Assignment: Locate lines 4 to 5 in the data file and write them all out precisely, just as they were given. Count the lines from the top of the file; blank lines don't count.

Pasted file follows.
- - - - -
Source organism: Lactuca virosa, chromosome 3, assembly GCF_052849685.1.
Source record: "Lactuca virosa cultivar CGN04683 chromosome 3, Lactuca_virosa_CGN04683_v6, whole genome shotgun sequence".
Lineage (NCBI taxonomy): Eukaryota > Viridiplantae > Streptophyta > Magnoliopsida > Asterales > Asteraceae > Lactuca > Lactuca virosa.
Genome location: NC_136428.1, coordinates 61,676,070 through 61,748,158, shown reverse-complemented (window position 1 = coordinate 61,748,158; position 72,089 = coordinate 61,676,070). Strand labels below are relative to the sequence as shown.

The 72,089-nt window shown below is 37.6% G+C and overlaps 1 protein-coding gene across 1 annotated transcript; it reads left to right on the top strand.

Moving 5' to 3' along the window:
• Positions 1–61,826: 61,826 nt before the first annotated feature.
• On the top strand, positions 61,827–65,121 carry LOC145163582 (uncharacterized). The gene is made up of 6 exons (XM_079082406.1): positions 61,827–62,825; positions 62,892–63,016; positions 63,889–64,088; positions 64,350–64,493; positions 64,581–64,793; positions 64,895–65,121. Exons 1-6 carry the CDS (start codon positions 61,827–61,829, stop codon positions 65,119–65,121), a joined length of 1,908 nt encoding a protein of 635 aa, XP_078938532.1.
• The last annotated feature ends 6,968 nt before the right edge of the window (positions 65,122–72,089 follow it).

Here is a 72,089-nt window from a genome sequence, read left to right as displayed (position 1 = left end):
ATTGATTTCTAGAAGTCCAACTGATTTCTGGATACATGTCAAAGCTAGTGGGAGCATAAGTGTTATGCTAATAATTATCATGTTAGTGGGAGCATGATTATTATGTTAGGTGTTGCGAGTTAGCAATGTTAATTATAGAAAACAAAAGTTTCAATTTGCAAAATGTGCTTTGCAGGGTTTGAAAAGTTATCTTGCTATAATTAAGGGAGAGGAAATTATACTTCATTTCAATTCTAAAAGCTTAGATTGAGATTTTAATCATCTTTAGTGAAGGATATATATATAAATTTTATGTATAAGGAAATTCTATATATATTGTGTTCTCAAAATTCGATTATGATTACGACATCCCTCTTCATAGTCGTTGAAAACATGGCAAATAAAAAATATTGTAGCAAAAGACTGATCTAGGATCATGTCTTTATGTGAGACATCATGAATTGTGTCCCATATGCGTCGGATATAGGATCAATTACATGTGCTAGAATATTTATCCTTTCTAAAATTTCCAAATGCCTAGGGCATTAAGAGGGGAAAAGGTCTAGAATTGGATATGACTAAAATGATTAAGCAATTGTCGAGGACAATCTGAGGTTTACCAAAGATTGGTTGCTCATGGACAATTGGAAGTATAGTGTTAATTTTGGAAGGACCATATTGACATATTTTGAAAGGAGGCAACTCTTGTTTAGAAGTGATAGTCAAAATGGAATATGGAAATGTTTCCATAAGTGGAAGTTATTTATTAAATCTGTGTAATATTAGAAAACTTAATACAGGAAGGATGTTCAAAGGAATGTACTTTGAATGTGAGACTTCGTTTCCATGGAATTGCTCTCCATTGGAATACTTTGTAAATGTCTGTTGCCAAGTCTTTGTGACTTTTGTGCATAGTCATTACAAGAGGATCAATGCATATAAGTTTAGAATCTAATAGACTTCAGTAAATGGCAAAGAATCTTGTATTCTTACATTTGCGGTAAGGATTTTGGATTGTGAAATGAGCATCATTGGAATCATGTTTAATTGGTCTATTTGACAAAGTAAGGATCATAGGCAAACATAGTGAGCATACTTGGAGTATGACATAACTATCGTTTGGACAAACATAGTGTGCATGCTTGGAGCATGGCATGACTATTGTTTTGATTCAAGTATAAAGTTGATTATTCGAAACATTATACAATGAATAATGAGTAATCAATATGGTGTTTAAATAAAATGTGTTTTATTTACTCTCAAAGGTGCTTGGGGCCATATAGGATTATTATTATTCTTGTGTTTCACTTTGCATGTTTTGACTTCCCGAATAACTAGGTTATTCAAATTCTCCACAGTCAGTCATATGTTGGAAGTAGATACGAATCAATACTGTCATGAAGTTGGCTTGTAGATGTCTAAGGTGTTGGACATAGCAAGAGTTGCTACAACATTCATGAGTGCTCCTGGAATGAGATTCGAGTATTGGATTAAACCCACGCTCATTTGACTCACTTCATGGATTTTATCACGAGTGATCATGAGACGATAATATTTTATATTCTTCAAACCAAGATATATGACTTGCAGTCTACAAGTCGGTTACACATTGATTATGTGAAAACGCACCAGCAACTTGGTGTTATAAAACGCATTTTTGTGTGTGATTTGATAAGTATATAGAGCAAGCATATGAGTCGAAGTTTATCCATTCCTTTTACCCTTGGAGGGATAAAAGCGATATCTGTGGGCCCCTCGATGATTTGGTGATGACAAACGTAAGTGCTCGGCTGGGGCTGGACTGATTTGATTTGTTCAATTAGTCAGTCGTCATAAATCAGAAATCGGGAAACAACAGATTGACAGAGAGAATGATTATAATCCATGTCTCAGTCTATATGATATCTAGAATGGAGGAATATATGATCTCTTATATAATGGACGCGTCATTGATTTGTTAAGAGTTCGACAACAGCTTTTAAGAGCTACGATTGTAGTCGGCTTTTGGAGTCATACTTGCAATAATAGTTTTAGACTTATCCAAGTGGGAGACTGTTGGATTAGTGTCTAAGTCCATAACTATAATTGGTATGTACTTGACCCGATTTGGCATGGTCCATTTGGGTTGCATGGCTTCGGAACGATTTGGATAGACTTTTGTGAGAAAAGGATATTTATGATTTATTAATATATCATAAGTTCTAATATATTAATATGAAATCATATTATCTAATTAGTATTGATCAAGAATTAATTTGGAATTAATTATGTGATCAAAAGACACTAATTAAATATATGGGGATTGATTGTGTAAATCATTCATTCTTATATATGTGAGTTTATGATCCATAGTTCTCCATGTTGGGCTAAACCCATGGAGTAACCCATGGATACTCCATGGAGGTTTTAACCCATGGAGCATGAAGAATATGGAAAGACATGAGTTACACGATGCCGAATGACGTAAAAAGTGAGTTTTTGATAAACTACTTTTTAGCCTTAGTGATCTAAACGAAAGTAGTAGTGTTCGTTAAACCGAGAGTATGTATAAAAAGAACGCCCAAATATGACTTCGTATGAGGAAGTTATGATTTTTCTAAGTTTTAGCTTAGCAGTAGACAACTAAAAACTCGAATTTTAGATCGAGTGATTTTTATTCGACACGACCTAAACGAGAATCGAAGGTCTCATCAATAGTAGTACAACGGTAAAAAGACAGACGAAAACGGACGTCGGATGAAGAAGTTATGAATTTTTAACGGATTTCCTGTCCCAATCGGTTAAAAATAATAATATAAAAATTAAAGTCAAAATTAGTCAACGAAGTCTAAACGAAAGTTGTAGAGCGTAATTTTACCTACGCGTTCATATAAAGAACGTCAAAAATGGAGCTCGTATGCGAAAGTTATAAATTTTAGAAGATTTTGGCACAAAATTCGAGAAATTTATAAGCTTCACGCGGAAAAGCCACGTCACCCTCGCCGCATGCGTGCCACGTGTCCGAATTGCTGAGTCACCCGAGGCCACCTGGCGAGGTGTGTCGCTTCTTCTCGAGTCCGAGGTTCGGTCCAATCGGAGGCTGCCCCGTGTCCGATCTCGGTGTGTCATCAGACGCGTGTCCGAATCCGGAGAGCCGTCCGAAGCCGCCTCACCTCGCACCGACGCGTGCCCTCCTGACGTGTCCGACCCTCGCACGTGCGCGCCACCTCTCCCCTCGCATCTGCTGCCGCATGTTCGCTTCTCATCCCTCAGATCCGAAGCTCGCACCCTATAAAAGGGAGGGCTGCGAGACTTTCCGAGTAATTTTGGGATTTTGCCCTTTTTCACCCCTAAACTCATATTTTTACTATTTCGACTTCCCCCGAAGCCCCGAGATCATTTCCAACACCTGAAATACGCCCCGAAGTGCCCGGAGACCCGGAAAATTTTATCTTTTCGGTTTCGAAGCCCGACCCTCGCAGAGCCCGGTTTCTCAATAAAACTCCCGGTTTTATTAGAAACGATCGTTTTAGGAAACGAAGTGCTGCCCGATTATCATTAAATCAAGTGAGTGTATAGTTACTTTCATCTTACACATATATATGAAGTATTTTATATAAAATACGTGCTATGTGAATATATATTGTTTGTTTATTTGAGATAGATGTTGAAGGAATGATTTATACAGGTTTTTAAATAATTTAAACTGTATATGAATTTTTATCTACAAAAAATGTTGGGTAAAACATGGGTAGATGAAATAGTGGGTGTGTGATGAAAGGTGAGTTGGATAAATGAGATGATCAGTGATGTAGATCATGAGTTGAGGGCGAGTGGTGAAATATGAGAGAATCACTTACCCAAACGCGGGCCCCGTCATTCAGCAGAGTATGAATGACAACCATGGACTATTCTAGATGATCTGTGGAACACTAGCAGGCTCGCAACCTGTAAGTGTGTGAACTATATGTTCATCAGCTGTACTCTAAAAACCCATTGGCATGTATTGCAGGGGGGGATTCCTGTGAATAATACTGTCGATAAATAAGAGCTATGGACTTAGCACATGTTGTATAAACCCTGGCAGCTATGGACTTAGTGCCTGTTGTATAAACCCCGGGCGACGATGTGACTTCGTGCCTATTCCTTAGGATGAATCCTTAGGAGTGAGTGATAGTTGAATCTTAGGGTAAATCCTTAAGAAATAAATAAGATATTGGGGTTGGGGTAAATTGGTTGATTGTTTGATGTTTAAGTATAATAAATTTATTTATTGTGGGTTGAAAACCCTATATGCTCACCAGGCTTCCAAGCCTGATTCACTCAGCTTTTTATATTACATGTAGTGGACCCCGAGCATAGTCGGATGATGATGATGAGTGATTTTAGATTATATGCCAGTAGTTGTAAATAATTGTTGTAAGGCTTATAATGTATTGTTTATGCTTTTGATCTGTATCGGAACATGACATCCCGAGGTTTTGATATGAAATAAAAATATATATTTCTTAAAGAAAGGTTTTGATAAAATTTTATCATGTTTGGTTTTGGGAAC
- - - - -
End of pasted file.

Genome location: NC_136428.1, coordinates 61,676,070 through 61,748,158, shown reverse-complemented (window position 1 = coordinate 61,748,158; position 72,089 = coordinate 61,676,070). Strand labels below are relative to the sequence as shown.

The 72,089-nt window shown below is 37.6% G+C and overlaps 1 protein-coding gene across 1 annotated transcript; it reads left to right on the top strand.